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K. Brian Kelley - Databases, Infrastructure, and Security

IT Security, MySQL, Perl, SQL Server, and Windows technologies.

SQL Server Security Basics: Logins vs. Users

 When I discuss SQL Server security, one of the basic concepts I concentrate on is the difference between logins and users with respect to SQL Server. As of SQL Server 2005, Microsoft introduced new terminology, that of server and database principals. So the mappings look like:

  • login = server principal
  • user = database principal

However, when you look at the T-SQL given to create these objects within SQL Server, and the T-SQL was also introduced in SQL Server 2005, you find that they are CREATE LOGIN and CREATE USER respectively. So logins and users will remain a part of the nomenclature for the foreseeable future. Because of this, and because we are often very ambiguous when we use the term USER, I looked for a way to better communicate what SQL Server means when it uses LOGIN and when it uses USER. I finally came up with the self-storage facility model, which seems to work well. For instance:

Self Storage Facility model

 

In order to get into most self-storage facilities, you usually have to enter a code. For instance, there's a keypad at the gate of one such self-storage facility.

Gate Passcode

You can see the individual self-storage units inside. If the facility itself is considered the SQL Server and the individual self-storage units are the databases, then the first thing you must do is enter the facility. You do so by typing in the passcode. This is the equivalent to having a login. A login allows you to enter the SQL Server. However, that doesn't mean you have any access to any of the individual self-storage units, aka databases. That's because when we do a close-up on the storage units, we see:

Individual Self Storage Unit

Along the right side there's the place for a lock (or multiple locks) to go. We'll assume just one. In order to get into the unit, you have to be able to open the lock. In the real world that means either having the key or having the combination. Once you open the lock, you can enter the facility. This corresponds to having a user account in the database. For each database where you have the "keys" (you are a user), you can enter.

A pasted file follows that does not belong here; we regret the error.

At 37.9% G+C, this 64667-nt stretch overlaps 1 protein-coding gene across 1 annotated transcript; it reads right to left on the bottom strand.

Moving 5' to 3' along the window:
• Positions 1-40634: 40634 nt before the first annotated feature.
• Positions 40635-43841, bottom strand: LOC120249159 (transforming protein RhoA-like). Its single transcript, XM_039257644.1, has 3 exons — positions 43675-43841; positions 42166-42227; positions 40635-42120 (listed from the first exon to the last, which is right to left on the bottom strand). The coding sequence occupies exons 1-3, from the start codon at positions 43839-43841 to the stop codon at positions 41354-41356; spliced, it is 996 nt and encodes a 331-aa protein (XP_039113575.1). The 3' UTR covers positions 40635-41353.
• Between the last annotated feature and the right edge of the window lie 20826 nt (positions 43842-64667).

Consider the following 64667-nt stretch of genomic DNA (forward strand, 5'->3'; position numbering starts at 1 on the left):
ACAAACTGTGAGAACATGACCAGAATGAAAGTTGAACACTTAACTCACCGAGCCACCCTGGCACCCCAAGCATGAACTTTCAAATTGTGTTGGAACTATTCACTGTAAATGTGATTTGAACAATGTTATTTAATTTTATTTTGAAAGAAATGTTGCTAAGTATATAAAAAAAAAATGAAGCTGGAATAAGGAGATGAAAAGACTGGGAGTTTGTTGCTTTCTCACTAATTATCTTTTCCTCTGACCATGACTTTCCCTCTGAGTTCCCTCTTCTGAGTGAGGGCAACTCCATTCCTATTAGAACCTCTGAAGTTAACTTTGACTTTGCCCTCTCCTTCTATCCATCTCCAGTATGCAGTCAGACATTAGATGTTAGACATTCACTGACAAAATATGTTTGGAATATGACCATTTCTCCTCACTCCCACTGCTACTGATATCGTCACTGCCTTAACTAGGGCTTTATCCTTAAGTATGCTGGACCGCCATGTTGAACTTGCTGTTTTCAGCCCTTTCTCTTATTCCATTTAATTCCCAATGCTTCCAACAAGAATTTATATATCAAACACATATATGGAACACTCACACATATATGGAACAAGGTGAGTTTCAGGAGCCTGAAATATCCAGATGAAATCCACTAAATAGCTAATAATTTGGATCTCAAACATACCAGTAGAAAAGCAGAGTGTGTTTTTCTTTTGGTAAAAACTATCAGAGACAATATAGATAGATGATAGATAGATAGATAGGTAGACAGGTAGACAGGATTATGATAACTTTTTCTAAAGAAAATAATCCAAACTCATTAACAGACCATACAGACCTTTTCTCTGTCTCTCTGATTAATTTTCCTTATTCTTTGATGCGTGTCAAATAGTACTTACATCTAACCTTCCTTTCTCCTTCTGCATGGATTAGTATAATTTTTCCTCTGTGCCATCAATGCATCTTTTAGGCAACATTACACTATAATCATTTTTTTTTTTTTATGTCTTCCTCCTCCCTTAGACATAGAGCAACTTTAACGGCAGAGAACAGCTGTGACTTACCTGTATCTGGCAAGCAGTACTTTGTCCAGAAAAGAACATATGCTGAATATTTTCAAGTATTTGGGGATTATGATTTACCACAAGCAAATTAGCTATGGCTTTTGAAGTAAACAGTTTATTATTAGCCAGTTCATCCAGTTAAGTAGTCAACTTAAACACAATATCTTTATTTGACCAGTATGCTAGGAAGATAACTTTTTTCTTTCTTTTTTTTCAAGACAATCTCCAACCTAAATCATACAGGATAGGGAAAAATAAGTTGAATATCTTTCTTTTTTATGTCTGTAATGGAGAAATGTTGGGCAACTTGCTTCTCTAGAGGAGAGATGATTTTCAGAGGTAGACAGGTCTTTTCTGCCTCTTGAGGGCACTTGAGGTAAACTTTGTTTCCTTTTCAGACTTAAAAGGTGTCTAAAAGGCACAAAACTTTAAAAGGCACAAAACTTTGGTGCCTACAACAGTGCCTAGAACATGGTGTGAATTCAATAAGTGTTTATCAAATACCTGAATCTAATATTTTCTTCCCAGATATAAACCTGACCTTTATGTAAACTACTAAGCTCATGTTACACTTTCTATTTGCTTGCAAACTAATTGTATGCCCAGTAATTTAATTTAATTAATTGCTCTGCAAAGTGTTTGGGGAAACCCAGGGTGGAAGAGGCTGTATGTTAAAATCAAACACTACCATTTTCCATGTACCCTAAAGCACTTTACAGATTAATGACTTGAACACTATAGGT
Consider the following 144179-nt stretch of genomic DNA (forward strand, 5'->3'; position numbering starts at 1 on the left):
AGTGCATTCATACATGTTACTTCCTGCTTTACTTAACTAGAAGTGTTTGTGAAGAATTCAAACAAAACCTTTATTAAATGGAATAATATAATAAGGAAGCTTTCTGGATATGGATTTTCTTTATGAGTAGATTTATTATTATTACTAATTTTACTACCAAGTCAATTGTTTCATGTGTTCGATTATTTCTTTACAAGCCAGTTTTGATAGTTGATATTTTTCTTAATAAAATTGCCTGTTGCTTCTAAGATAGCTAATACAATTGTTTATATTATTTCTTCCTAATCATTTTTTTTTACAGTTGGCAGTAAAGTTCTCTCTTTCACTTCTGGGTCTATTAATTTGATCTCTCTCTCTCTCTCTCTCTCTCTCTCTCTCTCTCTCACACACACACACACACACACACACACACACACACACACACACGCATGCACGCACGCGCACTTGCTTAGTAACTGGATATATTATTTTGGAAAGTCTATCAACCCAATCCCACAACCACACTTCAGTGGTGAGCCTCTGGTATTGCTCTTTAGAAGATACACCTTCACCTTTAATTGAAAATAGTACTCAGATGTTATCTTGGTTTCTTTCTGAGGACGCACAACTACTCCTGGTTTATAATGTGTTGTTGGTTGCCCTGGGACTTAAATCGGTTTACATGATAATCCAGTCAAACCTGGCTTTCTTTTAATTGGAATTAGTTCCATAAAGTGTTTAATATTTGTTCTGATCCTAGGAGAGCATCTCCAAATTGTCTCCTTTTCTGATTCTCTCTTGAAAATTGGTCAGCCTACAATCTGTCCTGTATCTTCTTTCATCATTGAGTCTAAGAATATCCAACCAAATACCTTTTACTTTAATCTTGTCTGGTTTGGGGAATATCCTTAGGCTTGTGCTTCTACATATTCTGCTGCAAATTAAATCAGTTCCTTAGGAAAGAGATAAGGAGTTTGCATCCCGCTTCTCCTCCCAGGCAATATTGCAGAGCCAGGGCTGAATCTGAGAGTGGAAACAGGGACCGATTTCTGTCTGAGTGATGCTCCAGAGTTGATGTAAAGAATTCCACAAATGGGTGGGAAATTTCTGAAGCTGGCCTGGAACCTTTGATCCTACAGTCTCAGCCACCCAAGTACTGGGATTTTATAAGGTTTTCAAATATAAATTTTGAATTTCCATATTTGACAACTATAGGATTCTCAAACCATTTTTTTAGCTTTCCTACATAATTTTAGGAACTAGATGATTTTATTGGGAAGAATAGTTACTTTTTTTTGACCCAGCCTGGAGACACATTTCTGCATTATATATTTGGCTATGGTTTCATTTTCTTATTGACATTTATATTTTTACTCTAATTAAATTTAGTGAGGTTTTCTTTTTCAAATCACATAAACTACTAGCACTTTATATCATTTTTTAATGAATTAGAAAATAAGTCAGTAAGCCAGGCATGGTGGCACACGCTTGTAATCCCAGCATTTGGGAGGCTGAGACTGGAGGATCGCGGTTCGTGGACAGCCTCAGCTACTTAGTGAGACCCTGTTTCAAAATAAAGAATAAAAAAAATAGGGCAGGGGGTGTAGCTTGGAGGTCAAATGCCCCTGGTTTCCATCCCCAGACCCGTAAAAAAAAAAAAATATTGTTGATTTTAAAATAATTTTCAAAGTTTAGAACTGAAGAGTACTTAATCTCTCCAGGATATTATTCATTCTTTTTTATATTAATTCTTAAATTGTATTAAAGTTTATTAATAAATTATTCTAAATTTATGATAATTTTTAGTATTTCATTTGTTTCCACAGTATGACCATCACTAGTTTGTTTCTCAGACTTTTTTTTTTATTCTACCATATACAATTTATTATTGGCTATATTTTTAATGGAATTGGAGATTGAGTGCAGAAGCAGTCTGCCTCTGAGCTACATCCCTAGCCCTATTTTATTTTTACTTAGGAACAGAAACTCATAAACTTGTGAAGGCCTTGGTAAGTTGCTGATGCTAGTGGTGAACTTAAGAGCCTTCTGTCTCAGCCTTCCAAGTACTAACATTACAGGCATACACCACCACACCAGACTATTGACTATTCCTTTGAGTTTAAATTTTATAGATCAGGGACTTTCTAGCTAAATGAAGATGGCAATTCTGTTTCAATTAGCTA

So what about master, msdb, and tempdb? Well, in those cases everyone comes in as guest (with the exception of members of the sysadmin role or anyone who has been granted CONTROL SERVER rights, in which case you come in as dbo). That's easy to fit into this model, too. Those are storage units where there is no lock. Everyone who can enter the server can get into them. And that's by design.

Now once you're in the database, there are permissions at the schema level, on the individual objects, etc. Once you get into a storage unit, there's nothing stopping someone from putting a safe, a locked box, or some other secured storage container in place. If you think of tables, stored procedures, schemas, and the like as those individual components that can fit inside the storage unit, that completes the model.

 

Comments

Posted by jsterrett on 21 April 2009

Brian this is a great post.  I think you drive home the difference between user and login.

Posted by Andy Warren on 22 April 2009

Agree - nicely done!

Posted by Jerry Hung on 22 April 2009

Nice graph - a picture IS worth a thousand words

Posted by Anonymous on 28 December 2009

VSDBPro Permissions part 1, Logins and Users

Posted by Ather Murtuzapurwala on 3 June 2010

nice article...

This means a user should always have login...to enter the main gate..but reverse is not true...is my understaning is correct?

Posted by seetha siva on 5 June 2010

Wonderful article,

I was just looking for a clear and simple example for this confusing analogy and there you had it. Thanks!

I have an extension question though. Now I hope one login cannot have multiple users assigned to it, so can we say even though multiple users can have access to same storage unit, each should have their own keycode (i.e. login) to enter into the storage unit?

Posted by Ujjwal Kaji Shrestha on 28 November 2010

Great analogy.

Wondering how database role factor into the equation.

Posted by mukeshknayak on 21 February 2011

This is brilliant and won't give me any confusion between users and login.

Posted by anitharoyan on 22 August 2011

No confusion between user and login good article

Posted by bony7babu on 26 March 2012

Excellent article.....

Posted by mayanktripathi4u on 5 April 2012

Awesome example....

Posted by lrosales on 8 May 2012

You got hit run. my man. great visual i got it.

Posted by harminderkaur26 on 16 August 2012

good job brian,since last 1 month i am trying to understand this concept ,but now it took me 5 min to get the clear idea about login and user:)

Posted by Dinesh Babu Verma on 29 August 2012

Very Nice..Cleared my Doubts...

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